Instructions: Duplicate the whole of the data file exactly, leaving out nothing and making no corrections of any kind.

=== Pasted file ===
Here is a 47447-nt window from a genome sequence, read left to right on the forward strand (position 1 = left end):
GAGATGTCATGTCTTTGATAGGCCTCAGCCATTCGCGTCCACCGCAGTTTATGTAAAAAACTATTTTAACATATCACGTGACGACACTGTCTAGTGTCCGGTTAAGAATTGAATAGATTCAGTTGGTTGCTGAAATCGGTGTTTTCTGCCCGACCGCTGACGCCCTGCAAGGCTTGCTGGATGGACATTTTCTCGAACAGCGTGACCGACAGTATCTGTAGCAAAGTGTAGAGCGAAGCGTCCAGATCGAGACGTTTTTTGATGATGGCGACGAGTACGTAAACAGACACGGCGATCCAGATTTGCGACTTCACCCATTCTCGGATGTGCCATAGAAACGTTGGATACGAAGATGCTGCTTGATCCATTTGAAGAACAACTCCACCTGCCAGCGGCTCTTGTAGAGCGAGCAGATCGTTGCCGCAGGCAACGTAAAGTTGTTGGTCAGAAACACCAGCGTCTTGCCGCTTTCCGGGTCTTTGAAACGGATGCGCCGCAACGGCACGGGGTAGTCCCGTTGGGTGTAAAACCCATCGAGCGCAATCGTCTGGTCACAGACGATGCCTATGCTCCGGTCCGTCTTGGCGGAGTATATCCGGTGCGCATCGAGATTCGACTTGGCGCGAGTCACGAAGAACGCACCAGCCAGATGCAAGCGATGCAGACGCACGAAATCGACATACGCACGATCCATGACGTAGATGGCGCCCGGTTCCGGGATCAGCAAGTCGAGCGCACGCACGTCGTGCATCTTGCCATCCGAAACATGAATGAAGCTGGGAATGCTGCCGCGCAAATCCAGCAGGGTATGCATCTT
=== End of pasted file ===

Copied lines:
Here is a 47447-nt window from a genome sequence, read left to right on the forward strand (position 1 = left end):
GAGATGTCATGTCTTTGATAGGCCTCAGCCATTCGCGTCCACCGCAGTTTATGTAAAAAACTATTTTAACATATCACGTGACGACACTGTCTAGTGTCCGGTTAAGAATTGAATAGATTCAGTTGGTTGCTGAAATCGGTGTTTTCTGCCCGACCGCTGACGCCCTGCAAGGCTTGCTGGATGGACATTTTCTCGAACAGCGTGACCGACAGTATCTGTAGCAAAGTGTAGAGCGAAGCGTCCAGATCGAGACGTTTTTTGATGATGGCGACGAGTACGTAAACAGACACGGCGATCCAGATTTGCGACTTCACCCATTCTCGGATGTGCCATAGAAACGTTGGATACGAAGATGCTGCTTGATCCATTTGAAGAACAACTCCACCTGCCAGCGGCTCTTGTAGAGCGAGCAGATCGTTGCCGCAGGCAACGTAAAGTTGTTGGTCAGAAACACCAGCGTCTTGCCGCTTTCCGGGTCTTTGAAACGGATGCGCCGCAACGGCACGGGGTAGTCCCGTTGGGTGTAAAACCCATCGAGCGCAATCGTCTGGTCACAGACGATGCCTATGCTCCGGTCCGTCTTGGCGGAGTATATCCGGTGCGCATCGAGATTCGACTTGGCGCGAGTCACGAAGAACGCACCAGCCAGATGCAAGCGATGCAGACGCACGAAATCGACATACGCACGATCCATGACGTAGATGGCGCCCGGTTCCGGGATCAGCAAGTCGAGCGCACGCACGTCGTGCATCTTGCCATCCGAAACATGAATGAAGCTGGGAATGCTGCCGCGCAAATCCAGCAGGGTATGCATCTT